A New Virtual Museum for Afghan Victims of Human Rights Violations Lays a Foundation for Truth and Justice 


ICTJ’s partner Afghanistan Human Rights and Democracy Organization (AHRDO) recently opened a new virtual museum and database dedicated to Afghan victims of conflict and human rights abuses. “The Afghanistan Memory House” not only preserves the memory of these victims but helps pave the path for truth and justice. To launch the virtual museum, ICTJ and AHRDO cohosted a panel discussion on memorialization in ICTJ’s office in New York this past December. BBC journalist Lyse Doucet moderated the panel, which included AHRDO director Hadi Marifat, ICTJ senior expert Ruben Carranza, Afghan war victim Yaser Qubadian, and Medico International’s Thomas Seibert.

“In more than 40 years of war, there have been many painful years, but the last few years have been intensely painful for so many,” said Lyse Doucet. “And it’s really good now to see people emerging, Afghans and non-Afghans, and being more proactive, finding energy and resolve, again, to deal with these issues.”

A virtual museum and victim-focused documentation center, the Afghanistan Memory House acts as secure repository of information that preserves the individual stories of victims and survivors. It includes government documents, photos, and other data sources, as well as images of victims’ personal items that loved ones collected and donated to AHRDO. One of the main goals is to show the human face and dimension of these victims, and that they are more than mere numbers or data points. For Afghans around the world, it offers a safe place to honor those who lost their lives, reflect, and find some form of healing.

“This is the continuation of the work we did in Afghanistan,” explained AHRDO’s Hadi Marifat. “The objective has not significantly changed from the objective of [AHRDO’s] center for memory and dialogue in Kabul. Although this platform is now digital [and] we were so far and in exile . . . [we] still tried to preserve and honor the memories of war victims and promote remembrance among the Afghan communities both inside Afghanistan, but also [those] in exile and Diaspora communities.”

The Afghanistan Memory House also aims to contribute to any present or future transitional justice process. Its collection of documentation and artifacts can serve as evidence of crimes committed and testimony of lived experiences in any number of formal or informal justice-related initiatives, including criminal proceedings, truth seeking, reparations, and other public awareness and memorialization campaigns. By digitizing the information sources, AHRDO has also better preserved them for use in any such effort in the near future or in generations to come.

The panelists discussed the decades of the violence in Afghanistan and the innumerable human rights violation perpetrated against the Afghan people. Acknowledging the massive challenges in pursuing criminal accountability in the present circumstances with the Taliban in power, the panelists underscored the value of other forms of justice that promote collective healing and provide redress for victims.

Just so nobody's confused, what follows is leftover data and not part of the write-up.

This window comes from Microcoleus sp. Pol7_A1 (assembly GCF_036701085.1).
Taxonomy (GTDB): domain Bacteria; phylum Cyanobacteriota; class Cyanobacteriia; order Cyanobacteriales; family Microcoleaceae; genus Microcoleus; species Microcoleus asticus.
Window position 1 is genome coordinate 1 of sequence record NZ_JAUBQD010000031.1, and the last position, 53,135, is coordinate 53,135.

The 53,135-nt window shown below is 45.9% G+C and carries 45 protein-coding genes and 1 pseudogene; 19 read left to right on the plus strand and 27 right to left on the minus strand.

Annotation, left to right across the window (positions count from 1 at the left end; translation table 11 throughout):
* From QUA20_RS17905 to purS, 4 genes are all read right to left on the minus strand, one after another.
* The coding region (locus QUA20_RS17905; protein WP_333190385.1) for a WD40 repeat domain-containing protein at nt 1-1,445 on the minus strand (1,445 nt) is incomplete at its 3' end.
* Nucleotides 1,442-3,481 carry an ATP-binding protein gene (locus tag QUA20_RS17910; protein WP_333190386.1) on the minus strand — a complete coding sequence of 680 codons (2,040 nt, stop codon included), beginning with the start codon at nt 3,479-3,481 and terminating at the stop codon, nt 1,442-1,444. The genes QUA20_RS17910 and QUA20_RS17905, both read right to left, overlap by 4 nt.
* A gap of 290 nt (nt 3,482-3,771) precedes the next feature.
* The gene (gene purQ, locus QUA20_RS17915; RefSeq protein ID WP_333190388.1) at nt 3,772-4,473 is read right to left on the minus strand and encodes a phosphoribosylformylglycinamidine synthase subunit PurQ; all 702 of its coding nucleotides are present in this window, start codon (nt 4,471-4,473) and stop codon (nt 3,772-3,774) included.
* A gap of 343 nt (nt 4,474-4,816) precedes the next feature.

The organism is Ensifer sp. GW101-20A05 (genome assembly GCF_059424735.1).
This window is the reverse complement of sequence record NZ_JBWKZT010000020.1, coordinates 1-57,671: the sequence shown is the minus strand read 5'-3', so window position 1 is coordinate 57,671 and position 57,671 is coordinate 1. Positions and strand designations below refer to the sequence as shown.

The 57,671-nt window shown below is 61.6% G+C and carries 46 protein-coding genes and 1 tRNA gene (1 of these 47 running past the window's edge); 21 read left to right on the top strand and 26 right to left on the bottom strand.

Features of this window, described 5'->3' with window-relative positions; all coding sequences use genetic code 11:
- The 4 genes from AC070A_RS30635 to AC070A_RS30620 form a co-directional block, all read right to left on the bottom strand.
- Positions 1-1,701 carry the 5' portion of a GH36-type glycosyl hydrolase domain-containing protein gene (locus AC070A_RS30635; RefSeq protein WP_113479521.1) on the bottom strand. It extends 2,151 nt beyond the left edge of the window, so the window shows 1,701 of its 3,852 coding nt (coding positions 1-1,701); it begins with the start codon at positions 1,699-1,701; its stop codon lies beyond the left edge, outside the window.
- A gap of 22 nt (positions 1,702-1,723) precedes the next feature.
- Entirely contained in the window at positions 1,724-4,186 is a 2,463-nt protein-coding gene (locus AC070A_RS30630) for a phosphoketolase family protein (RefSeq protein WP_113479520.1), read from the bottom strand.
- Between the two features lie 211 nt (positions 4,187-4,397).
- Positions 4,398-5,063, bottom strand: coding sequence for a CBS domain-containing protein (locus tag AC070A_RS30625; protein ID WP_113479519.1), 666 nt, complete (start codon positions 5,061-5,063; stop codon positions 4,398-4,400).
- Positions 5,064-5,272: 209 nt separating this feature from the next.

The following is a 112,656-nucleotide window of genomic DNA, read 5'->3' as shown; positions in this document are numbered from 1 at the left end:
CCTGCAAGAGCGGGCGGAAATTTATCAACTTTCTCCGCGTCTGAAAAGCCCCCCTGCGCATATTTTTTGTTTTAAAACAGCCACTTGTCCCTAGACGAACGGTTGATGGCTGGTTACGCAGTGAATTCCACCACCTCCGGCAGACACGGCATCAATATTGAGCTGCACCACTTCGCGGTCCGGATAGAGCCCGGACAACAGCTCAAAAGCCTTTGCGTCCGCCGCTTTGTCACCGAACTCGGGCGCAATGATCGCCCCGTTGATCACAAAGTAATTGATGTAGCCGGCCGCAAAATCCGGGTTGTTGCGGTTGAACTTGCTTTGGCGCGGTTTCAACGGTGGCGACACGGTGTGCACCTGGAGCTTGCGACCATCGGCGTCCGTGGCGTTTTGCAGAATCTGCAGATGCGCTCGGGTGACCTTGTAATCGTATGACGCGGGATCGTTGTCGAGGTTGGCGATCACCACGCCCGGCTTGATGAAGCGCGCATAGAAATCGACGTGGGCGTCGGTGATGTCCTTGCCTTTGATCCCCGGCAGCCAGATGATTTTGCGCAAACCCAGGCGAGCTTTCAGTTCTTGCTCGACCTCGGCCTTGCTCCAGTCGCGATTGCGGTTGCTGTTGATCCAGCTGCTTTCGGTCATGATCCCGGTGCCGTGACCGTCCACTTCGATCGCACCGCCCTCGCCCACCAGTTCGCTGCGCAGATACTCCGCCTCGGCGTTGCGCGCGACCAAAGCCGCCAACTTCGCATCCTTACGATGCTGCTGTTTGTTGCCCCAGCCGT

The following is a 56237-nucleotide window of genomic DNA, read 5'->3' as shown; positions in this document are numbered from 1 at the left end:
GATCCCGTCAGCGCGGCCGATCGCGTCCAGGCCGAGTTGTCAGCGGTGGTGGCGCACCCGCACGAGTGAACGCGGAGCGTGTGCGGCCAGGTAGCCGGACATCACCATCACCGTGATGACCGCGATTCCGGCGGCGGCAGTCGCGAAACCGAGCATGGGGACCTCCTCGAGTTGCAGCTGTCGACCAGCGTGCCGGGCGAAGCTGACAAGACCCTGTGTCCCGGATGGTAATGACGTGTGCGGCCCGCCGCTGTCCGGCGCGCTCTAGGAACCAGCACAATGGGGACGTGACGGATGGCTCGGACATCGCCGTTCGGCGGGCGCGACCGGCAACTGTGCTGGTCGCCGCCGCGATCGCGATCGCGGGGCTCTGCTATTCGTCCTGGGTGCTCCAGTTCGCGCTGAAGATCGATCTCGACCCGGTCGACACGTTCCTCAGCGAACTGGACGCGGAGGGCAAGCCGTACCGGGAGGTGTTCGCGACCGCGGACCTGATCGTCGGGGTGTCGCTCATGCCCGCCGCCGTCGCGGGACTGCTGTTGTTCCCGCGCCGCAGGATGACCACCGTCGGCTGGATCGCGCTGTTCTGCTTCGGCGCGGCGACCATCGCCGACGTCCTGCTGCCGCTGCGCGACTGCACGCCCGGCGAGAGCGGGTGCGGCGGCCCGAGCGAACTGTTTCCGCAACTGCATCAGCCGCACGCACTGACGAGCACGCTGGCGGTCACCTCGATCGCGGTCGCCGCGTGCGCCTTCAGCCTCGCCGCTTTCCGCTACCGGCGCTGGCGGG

Panelist Yaser Qubadian shared his story as a survivor of a suicide attack and the brother of one of the victims who died in the same attack (his then 14-year-old sister). His testimony served as a potent reminder of the severity of these violations and their rights to redress and justice.

“[My sister and I were] raised as orphans. My father [was killed by] the Taliban on February 26th in 2006 when I was 3 years old and [my sister] was only a year old.  [My sister and I] were friends, we were like father and daughter, and even classmates sometimes,” he recounted. “[Going] back to this memory sometimes is getting very hard for me but what I believe is that these are the memories that guided me through my journey and will guide me through the rest of my journey, through my life, or even to work [toward] something to avoid these things.”

“It’s important to remember that justice isn’t just punishment or prosecution and presenting evidence against perpetrators, [since] sometimes that form of justice may not be available,” stressed ICTJ’s Ruben Carranza. “We work on truth seeking. We work with and for victims and survivors to obtain reparations for the pain, the loss, the suffering, and the sadness they suffer. It's important to acknowledge that. And reparations aren’t punishment or prosecution, but they [still] are a form of justice.”

Documentation and memorialization initiatives such as the Afghanistan Memory House not only help affirm victims’ dignity and preserve their memory, they may be the best available course of action for justice at this time in Afghanistan’s history. “We have a world crisis and it’s  at every layer: We have a social crisis . . . a political crisis, an ecological crisis . . . It’s a crisis of wars and violence.  And so, [for] the task of civil society, if we are not able, at the moment, to really change the situation . . . then memorialization [must be] one of the main tasks,” asserted Medico International’s Thomas Seiber. “We are keeping the memory in order to hand it over, hopefully, to generations of times only to come, so that they can connect to the experiences we have.”


PHOTO: Courtesy of AHRDO.